Back in the big time
Usually, when you have been through a period of suffering, the return to normality enables you to see life in a different way. Everything seems interesting again, the birdsong seems sweeter and even the in-laws seem wonderful somehow. In footballing terms, a decent spell in the Second Division means that when you return to the top flight, the sensations are giddy ones, and the visit of teams like Real Madrid lends the weekend a sort of intangible richness, like that tingly feeling you had as a kid, just before Christmas Day.
Forgive me for this weekend's offering, but living in San Sebastian and supporting Real Sociedad seems worthwhile again, now that the previous three seasons in the Second Division have been wrapped up in a box and put in the cupboard. Not that living in Europe's most beautiful city is ever particularly painful, especially if you've been brought up in Grimsby, but the sudden deprivation that the city suffered on relegation three years ago was like a huge cultural clout on the head. You're suddenly living in a Second Division city. It changes the atmosphere at the weekends, it changes the way people talk about football to you. When you visit other top-flight cities, you feel embarrassed somehow, as if the team's relegation reflects on you as a person. Other journalists patronise you, and you begin to fear that life may always be like this. Then suddenly you wake up from the nightmare - interesting though certain parts of it may have been - and you're back in the big time. You worry that you might not be ready for it, despite picking up four points out of the first six, and then along come Real Madrid.
San Sebastian has a lot going on at the moment. The Film Festival has just started, and Javier Bardem and Julia Roberts have just turned up. Next weekend those Irish pensioners U2 are in town for a sold-out gig, and on Saturday night Mourinho and his men came to town. Interestingly, they had to stay in the decaying old hotel on the top of Monte Igueldo, whose lights I can see twinkling on the cliff top from the vantage point of this very keyboard, because the usual five-star posh place where they stay in town was full of film stars and sundry hangers-on. Oh well, Florentino will have saved a few Euros at least. But the whole of last week seemed conditioned by their visit. There was loads of telly and radio to do, the phone never stopped ringing - kind of annoying but nice - and I even managed to have a drink with John Toshack. What more could a man want from life?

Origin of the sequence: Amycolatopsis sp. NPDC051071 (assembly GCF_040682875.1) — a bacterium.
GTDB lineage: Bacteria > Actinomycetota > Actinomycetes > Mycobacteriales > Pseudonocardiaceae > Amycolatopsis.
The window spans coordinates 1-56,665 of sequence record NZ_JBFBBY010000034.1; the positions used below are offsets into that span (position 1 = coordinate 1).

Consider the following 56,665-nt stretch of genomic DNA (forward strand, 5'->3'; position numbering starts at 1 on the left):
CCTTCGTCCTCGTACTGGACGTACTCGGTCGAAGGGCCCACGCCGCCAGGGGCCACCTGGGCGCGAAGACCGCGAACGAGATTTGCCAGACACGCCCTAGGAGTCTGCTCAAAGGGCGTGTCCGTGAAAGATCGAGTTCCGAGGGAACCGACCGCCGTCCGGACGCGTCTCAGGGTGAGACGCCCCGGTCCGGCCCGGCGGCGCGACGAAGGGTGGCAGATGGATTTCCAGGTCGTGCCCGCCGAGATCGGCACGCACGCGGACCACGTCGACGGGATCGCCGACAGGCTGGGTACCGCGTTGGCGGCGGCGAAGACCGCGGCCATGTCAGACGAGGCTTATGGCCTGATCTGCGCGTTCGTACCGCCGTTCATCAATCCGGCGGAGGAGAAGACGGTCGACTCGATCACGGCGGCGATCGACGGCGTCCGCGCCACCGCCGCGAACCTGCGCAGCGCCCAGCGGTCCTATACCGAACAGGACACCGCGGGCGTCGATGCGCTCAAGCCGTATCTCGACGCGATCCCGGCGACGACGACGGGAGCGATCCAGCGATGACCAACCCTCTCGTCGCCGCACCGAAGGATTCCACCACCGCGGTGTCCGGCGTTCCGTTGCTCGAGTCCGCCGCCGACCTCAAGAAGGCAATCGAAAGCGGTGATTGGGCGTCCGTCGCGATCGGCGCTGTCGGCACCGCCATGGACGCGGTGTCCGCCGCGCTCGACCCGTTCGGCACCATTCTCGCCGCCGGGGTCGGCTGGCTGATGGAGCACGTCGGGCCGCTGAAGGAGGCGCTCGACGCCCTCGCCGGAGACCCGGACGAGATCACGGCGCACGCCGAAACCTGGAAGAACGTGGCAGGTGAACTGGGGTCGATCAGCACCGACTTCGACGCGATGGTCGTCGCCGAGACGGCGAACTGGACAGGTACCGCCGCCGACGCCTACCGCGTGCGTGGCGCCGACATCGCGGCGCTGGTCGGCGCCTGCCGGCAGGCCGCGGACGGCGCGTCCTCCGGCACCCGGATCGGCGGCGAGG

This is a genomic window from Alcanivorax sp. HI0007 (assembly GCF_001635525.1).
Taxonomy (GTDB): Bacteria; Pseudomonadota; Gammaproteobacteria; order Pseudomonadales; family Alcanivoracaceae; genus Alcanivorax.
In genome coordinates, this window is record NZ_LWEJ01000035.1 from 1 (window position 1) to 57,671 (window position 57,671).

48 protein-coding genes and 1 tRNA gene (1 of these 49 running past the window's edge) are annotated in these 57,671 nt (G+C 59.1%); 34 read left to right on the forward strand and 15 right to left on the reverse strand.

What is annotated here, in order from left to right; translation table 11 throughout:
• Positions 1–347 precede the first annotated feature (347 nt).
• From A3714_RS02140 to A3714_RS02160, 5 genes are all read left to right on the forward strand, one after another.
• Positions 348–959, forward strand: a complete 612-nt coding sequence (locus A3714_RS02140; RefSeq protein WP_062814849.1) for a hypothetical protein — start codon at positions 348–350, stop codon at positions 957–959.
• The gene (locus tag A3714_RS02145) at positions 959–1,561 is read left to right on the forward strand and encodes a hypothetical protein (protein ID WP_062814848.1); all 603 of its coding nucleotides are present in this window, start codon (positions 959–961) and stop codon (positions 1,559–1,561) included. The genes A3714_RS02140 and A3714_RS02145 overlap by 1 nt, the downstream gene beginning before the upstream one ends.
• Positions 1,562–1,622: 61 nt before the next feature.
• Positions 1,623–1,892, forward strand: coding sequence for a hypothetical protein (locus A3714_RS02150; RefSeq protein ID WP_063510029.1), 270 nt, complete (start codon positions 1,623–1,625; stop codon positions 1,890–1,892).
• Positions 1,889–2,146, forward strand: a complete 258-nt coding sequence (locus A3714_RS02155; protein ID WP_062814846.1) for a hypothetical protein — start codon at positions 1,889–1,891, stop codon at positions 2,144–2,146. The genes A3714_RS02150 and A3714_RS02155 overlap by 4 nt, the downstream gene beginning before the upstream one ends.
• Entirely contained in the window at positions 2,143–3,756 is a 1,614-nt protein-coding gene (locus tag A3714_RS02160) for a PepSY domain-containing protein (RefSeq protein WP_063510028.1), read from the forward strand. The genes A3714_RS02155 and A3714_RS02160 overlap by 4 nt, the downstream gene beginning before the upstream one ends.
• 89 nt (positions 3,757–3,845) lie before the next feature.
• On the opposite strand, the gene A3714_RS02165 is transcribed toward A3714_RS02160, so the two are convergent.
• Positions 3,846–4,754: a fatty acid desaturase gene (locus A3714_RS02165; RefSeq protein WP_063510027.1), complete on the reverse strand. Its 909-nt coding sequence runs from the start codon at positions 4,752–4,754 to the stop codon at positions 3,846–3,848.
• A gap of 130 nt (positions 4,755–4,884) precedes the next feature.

The other interesting thing about such a game, after a period in the doldrums, is that you get to see a bunch of young local players measure up to the world's best and most notorious, and it's an interesting sight. The local players are kids that you have seen playing from around the age of 15, when they first began to shape up as potential professionals in the junior ranks, and you can't quite believe that they'll cope against Cristiano Ronaldo and company. Cope? They more than coped. In fact the 2-1 win in Real Madrid's favour was the greatest injustice since Galileo received a red card for suggesting that the Earth went round the sun.
Thankfully Valencia managed to win again and stay top of La Liga, ensuring that Real Madrid don't get too carried away with themselves this week. Barcelona also did their bit for the re-adjustment of the natural order of the cosmos, by unnaturally beating Atletico Madrid 2-1 in the Calderon, and thus ending a consecutive three-year run of defeats at that stadium. By 'unnaturally' I mean 'unusual', of course. Barcelona normally struggle there, but were very good, and the excellent Atletico keeper David de Gea kept the score down in the second half with a series of jaw-dropping saves.
Atletico also look like a team transformed, and played like a side who should stay in the league's upper zone this season. Some of the tackling from their back-line was a little robust (Messi will be out for a fortnight), but compared to last season's fainting fatales, this squad looks much more likely to keep the mattress-makers near the top of the pile, despite the Salonica wobble in midweek in the Europa League. And while we're on the topic of Atletico, their oft-accused supporters applauded the sublime Andres Iniesta from the field when he was substituted, which is rare behaviour for Spanish fans. Nice to see, nevertheless.
But back to Anoeta, Real Sociedad's pretty but normally anodyne stadium. One of the last stadia to make the mistake of building an athletics track around the pitch perimeter (it has only been used twice for track events since 1993), the idea has been to restore the old Basque 'up-and-at-'em' atmosphere by taking up the track and re-shaping the stadium around the pitch, at a cost of some €17 million. The stadium is municipal, and the Mayor says he won't pay, so the latest idea is to snaffle a wad of money from FIFA when (and if) Spain get the nod for the 2018 World Cup, and re-model the stadium as one of the venues, increasing the capacity from the present 33,000 to the requisite 40,000 plus.